When it comes to Iraq, the media loves broad-stroke narratives. In recent years we've watched the pendulum of U.S. media coverage swing from "mission accomplished" to "mission impossible."
Yet the reality has always remained somewhere in between. Iraq’s emergence from devastating tyranny, sanctions, wars and occupation was never going to be “a cake walk,” nor hopeless. The former has already been proven wrong, and the latter does a terrible injustice to all Iraqis as well as U.S. soldiers and international aid workers. It tells them we would rather let homegrown terrorists and foreign fighters speak for Iraq using car bombs and death squads, rather than listen to the needs and aspirations of the vast majority of Iraqis who abhor the killing of noncombatants and want to see an end to violence.
If Iraq’s population included only car bombers, death squads and the victims of both, then yes, the country would be without hope. Fortunately, Iraq has many brave souls struggling to make a difference in every sector of society and every city and province. The problem is not that they don’t exist, but that the media has a difficult time reporting on their efforts without exposing them to threats and attacks from criminal gangs and violent extremists.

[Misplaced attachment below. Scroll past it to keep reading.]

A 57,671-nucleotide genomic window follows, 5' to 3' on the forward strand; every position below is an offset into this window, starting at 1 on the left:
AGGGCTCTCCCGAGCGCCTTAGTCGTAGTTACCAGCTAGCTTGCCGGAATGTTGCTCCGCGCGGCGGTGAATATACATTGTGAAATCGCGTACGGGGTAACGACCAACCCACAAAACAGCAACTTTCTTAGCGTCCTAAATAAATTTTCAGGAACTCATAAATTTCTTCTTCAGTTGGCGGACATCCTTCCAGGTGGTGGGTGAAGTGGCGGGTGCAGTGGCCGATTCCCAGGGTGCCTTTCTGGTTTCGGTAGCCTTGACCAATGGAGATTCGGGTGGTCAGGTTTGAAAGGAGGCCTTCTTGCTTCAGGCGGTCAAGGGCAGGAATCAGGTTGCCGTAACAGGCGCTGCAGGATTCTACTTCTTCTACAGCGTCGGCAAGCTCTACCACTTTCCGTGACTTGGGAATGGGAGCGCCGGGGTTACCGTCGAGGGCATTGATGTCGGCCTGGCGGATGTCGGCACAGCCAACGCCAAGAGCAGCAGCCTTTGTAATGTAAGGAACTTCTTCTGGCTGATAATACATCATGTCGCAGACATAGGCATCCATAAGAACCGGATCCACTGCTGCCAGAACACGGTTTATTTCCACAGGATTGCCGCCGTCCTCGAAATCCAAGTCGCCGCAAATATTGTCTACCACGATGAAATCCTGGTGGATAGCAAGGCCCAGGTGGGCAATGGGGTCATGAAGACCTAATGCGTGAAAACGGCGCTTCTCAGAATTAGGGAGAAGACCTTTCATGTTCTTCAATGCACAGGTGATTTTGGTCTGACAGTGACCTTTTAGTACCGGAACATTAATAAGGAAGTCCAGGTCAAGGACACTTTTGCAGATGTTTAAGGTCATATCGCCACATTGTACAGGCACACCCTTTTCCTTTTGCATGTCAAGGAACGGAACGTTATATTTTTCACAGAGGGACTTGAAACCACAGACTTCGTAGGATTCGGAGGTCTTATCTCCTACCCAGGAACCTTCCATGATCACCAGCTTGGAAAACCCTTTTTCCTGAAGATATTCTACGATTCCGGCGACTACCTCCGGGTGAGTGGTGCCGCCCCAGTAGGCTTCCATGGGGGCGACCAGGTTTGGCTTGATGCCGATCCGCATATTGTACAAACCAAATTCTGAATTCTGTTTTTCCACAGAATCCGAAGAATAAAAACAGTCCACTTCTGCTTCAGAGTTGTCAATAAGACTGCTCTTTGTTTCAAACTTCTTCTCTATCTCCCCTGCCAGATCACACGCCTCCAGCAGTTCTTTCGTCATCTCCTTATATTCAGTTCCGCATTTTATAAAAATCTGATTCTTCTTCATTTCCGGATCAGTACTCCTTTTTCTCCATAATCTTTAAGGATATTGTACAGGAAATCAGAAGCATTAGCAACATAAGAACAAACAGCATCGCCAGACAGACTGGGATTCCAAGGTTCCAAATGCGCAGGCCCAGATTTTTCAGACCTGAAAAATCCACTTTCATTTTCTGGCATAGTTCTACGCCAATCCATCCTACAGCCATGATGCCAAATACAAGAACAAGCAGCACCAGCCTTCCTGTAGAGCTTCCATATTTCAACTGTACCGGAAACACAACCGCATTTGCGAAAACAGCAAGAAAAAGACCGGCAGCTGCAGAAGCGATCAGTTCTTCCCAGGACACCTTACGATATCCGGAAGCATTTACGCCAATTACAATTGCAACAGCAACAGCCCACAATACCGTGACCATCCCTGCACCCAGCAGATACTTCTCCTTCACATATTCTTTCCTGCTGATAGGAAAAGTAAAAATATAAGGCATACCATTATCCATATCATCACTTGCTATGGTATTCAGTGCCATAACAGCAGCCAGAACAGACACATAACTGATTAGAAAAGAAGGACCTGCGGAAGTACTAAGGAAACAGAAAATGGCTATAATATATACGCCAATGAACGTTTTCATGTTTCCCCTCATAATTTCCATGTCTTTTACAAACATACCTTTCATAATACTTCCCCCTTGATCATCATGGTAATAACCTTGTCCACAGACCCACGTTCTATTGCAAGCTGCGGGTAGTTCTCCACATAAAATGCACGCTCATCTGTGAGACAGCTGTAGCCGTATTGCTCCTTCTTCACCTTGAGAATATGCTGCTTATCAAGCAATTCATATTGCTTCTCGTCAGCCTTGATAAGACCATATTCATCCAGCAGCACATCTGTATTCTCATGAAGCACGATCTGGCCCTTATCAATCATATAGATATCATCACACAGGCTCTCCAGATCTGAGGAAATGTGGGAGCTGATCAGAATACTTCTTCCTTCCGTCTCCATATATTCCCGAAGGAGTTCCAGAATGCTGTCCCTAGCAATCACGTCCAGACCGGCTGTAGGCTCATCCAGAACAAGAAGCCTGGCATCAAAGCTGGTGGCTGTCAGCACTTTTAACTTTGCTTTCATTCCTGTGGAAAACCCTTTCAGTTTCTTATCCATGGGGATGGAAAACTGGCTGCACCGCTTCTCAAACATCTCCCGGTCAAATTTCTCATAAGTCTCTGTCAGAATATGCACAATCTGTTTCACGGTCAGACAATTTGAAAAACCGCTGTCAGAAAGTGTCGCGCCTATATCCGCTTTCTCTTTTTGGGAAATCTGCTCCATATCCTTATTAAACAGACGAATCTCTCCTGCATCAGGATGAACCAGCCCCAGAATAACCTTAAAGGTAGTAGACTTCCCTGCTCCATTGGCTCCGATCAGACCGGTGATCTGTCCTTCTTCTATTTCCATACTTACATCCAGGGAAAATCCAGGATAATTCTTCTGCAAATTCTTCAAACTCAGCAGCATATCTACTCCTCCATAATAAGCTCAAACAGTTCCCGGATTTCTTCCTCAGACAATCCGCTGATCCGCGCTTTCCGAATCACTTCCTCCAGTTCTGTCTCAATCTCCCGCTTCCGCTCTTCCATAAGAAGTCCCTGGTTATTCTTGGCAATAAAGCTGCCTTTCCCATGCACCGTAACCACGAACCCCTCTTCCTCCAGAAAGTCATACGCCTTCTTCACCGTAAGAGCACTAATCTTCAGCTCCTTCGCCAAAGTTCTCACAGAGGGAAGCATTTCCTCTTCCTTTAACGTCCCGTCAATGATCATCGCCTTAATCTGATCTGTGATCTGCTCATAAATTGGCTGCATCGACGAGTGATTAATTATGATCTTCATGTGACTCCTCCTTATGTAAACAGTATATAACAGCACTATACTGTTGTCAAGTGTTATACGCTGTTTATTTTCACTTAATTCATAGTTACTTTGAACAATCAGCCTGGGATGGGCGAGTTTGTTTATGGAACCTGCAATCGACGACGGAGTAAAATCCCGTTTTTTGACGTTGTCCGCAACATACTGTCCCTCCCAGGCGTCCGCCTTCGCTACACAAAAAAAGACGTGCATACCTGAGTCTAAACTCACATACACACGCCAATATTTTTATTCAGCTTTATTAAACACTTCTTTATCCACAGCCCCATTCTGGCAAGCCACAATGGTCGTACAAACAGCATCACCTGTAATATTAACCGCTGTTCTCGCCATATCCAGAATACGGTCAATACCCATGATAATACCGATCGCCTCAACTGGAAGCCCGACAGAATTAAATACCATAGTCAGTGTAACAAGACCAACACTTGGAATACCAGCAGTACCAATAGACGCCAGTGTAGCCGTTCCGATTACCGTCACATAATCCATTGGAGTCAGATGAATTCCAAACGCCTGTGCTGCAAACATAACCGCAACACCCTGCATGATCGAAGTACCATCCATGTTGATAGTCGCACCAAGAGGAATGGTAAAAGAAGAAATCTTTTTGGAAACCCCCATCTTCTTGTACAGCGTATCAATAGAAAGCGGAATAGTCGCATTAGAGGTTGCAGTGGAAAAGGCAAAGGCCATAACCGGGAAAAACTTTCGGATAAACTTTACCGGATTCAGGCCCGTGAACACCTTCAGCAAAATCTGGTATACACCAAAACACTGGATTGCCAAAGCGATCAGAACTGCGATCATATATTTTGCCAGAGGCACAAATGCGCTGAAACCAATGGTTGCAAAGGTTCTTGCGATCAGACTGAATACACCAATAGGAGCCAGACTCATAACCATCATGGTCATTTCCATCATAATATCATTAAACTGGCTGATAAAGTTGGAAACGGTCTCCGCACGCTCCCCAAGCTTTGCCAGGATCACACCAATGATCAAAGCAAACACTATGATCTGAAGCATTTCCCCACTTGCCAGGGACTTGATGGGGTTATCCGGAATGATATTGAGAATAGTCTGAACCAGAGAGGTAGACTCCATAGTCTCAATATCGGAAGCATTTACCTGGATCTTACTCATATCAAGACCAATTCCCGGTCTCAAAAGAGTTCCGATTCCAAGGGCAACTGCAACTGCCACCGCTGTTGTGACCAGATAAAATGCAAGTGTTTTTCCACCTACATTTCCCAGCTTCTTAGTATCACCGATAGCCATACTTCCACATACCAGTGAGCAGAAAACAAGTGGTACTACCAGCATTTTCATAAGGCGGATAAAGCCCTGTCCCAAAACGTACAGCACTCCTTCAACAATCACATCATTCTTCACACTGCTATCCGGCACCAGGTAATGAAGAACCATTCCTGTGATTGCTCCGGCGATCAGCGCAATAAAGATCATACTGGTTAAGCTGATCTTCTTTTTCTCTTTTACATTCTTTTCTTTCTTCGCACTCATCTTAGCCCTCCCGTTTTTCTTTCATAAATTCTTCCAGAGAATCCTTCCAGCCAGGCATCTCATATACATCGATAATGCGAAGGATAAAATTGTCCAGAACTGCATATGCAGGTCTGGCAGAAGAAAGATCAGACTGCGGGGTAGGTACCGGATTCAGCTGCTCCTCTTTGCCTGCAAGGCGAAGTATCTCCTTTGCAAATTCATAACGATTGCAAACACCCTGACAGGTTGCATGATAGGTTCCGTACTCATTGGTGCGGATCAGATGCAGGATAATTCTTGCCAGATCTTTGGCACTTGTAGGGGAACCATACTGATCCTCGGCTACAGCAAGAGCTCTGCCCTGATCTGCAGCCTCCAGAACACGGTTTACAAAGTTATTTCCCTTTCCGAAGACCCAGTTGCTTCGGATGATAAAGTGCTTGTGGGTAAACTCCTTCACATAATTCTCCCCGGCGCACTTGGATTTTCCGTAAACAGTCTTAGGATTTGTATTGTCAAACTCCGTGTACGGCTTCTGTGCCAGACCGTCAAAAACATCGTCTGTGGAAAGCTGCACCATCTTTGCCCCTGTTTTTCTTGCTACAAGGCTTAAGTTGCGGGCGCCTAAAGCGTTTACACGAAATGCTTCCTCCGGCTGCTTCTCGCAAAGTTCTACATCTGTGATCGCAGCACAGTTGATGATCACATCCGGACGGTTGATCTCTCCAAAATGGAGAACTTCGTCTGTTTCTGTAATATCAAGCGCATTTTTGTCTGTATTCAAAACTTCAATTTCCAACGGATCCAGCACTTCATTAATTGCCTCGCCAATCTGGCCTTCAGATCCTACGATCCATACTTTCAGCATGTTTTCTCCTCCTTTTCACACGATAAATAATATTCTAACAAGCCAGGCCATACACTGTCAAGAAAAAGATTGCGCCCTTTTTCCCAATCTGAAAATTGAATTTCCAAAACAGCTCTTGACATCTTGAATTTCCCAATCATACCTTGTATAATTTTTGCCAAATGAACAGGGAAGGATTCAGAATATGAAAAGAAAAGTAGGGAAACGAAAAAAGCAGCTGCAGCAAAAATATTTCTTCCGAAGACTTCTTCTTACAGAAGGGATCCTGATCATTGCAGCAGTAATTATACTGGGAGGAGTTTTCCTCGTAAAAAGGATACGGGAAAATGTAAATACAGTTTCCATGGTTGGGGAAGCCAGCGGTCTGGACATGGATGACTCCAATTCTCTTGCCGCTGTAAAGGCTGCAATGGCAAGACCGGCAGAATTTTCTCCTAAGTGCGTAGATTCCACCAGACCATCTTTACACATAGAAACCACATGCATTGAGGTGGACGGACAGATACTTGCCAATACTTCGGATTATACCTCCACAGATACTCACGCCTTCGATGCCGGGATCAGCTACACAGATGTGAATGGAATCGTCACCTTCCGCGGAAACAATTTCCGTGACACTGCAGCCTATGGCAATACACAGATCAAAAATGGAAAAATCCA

Reading the broad-stroke newspaper headlines, sub-headers and captions these days, one gets the distinct impression we’re all presiding over the funeral of Iraq. Every day another nail is driven into the coffin. For example, here’s the blurb that the New York Times Magazine used to describe Nir Rosen’s ace reporting on Iraq’s refugee crisis: “Millions of Iraqis have fled their country, creating the largest Mideast refugee problem since 1948 -- and depriving Iraq of the very people who might have rebuilt it.”
Might have rebuilt it?! Yep folks, the gig is up. Iraq will never be rebuilt: time to throw in the towel and watch the country burn from a safer distance. Good grief!?
While we can all agree (save perhaps one lonely President) that the war in Iraq has created the worst displacement crisis we’ve seen in the Middle East since the formation of Israel, it’s a little premature to declare: “Game Over.” It’s far from over, and as we’ve seen time and time again in places such as East Timor and the former Yugoslavia, even the most hopeless tragedies can be transformed into brighter futures. Perhaps not in time for the 5 o’clock news or the next Presidential election, but eventually a brighter day will dawn.
As Ed Chigliak of Northern Exposure might have put it, just look at Tom Hanks in Cast Away. Lost on an island with nothing to keep him company but his volleyball named Wilson, you’d think the man would succumb to despair. But instead, at that pivotal moment of the film, he says to Wilson: "Gotta keep breathing, because tomorrow the sun will rise. Who knows what the tide may bring?"
Indeed, tomorrow the sun will rise. And who knows what the tide may bring for Iraq?